In 2001, when they opened College Park Yoga in Orlando, Florida, Theresa and Calvin Curameng did not have a business plan.

“It was really funny because when we told people we were opening a studio, the first question was always, ‘What’s your business plan?’ Calvin and I would look at each other and were like, ‘Why does a yoga studio need a business plan?’ Because we weren’t looking at it as a business. This is something we love. This is something we want to do,” said Theresa.

Their business plan became very “organic,” according to Theresa. And marketing came the same way. When they wanted to get the word out that College Park Yoga existed in Orlando, they went with the truth. “For us, marketing was more about honesty of what we’re doing, as opposed to trying to compete with anyone else or trying to show up anyone else,” said Theresa. “It was solely based on telling the truth of what we do and saying it in a way that motivated people.”

When Andrew Seifert took over Yogatiques in October 2015, his first step as the owner was putting up fliers in local businesses. Seifert partnered with a graphic designer who made 4×6 print cards with pictures of the studio. To him, the cards were twofold: they displayed the studio in an aesthetically pleasing way, and they offered one free class at Yogatiques.


But he soon realized that marketing to local businesses needed parameters. People 10 miles outside of the studio located in Hopkins, Minnesota, were likely to come, but people 15 miles away, or more, were less likely.

And this realization has helped him save money on print or TV marketing. “Yoga is one of those things where you go to it if it’s convenient,” said Seifert. “For the most part, it’s really local. So we changed our marketing to, rather [than] do print ads and ads in newspapers to a big region, we narrowed everything down to what’s in 5 miles of the studio. Just because I want to focus on where people are.”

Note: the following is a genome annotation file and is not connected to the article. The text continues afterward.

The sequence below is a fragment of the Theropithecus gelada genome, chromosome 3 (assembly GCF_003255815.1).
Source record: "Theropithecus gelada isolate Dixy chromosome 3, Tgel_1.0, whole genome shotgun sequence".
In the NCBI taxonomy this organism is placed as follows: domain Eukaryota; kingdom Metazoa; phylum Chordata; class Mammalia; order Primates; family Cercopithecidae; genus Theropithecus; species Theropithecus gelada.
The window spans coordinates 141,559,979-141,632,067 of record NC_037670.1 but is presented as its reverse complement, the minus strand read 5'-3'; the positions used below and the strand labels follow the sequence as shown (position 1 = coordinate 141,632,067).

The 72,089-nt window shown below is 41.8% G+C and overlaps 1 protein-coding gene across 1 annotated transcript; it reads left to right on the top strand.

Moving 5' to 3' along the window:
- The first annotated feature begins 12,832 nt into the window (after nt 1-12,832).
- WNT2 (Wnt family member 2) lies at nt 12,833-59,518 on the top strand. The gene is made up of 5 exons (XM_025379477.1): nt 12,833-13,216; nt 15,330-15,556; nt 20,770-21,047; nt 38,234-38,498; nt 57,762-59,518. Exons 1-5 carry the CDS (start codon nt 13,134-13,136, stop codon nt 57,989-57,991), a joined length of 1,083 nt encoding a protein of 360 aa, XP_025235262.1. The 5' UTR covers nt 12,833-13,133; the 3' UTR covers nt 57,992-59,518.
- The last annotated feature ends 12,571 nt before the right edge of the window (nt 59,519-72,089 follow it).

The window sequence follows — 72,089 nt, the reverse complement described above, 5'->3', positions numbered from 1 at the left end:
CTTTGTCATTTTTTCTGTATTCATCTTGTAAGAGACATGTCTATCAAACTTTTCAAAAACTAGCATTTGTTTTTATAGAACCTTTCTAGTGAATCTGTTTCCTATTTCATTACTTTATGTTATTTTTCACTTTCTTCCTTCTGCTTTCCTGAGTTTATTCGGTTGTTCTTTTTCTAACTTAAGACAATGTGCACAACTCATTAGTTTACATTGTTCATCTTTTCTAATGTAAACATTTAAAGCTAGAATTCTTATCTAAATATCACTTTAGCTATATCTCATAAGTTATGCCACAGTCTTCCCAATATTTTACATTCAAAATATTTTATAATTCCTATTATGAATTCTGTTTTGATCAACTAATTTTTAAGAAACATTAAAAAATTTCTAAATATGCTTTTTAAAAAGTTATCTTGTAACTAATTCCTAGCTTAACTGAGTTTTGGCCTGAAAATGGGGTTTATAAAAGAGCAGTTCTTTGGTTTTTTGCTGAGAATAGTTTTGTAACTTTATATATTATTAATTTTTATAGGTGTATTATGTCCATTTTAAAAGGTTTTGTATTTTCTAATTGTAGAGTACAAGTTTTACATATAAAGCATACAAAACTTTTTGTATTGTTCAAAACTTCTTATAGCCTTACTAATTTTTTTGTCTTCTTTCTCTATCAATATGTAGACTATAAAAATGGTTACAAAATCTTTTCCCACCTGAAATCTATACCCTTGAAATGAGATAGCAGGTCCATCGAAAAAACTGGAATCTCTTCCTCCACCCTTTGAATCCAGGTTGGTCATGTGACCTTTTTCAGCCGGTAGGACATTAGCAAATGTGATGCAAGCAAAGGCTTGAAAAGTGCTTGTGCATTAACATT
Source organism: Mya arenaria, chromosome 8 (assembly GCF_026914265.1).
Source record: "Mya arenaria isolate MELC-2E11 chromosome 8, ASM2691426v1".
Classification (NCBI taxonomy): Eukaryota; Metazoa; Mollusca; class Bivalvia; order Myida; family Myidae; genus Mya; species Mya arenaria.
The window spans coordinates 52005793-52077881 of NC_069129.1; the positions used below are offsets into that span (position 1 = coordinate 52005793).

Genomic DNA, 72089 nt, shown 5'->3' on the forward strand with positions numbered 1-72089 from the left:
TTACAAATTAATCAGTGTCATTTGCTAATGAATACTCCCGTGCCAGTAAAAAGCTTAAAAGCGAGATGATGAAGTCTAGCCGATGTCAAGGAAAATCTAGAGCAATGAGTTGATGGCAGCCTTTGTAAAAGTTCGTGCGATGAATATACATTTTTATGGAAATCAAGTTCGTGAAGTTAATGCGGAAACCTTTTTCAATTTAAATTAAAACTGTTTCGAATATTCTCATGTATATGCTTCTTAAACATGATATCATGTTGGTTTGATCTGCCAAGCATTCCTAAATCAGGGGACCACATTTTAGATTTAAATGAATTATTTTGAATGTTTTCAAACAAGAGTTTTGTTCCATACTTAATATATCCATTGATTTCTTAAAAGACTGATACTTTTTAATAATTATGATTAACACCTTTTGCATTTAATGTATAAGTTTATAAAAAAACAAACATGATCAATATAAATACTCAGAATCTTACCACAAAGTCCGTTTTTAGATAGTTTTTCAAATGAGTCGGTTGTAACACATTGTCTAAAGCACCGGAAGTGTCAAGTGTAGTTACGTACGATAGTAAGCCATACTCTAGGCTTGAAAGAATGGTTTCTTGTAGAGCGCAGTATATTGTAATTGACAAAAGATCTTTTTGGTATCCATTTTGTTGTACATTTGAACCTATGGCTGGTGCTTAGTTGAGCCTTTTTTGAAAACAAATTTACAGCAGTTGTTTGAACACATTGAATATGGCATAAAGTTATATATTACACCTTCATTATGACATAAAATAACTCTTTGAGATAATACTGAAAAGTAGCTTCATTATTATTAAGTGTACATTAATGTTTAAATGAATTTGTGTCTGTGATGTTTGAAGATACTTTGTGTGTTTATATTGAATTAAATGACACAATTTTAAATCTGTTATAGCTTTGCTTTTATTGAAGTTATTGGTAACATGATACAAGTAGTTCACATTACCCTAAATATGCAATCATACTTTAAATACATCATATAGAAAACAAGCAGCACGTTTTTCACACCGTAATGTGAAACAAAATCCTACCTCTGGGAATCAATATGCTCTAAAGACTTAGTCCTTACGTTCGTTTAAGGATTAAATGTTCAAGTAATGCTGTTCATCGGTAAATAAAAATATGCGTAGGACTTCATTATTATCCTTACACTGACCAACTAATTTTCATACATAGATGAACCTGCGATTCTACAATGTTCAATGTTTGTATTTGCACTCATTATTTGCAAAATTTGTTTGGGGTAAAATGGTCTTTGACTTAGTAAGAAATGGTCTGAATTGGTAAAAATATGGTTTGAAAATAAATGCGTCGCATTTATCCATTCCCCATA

Seifert also realized that fliers wouldn’t be enough to market the studio. He said to best let the community know his studio exists, he’s had to be creative and rely on multiple mediums — word of mouth, fliers, social media and advertisements.

Though she opened 15 years ago, Theresa still does not have a business or marketing plan. She simply relies on what feels natural to her, not stressing on ensuring she has a Facebook post or invitation for each class, or putting up a certain number of fliers each week.

“I would suggest to future yoga studio owners — don’t take a marketing class at a local college that’s going to tell you to open up next door and beat your competition,” said Theresa. “My recommendation for yoga studios is to do what’s natural for them.”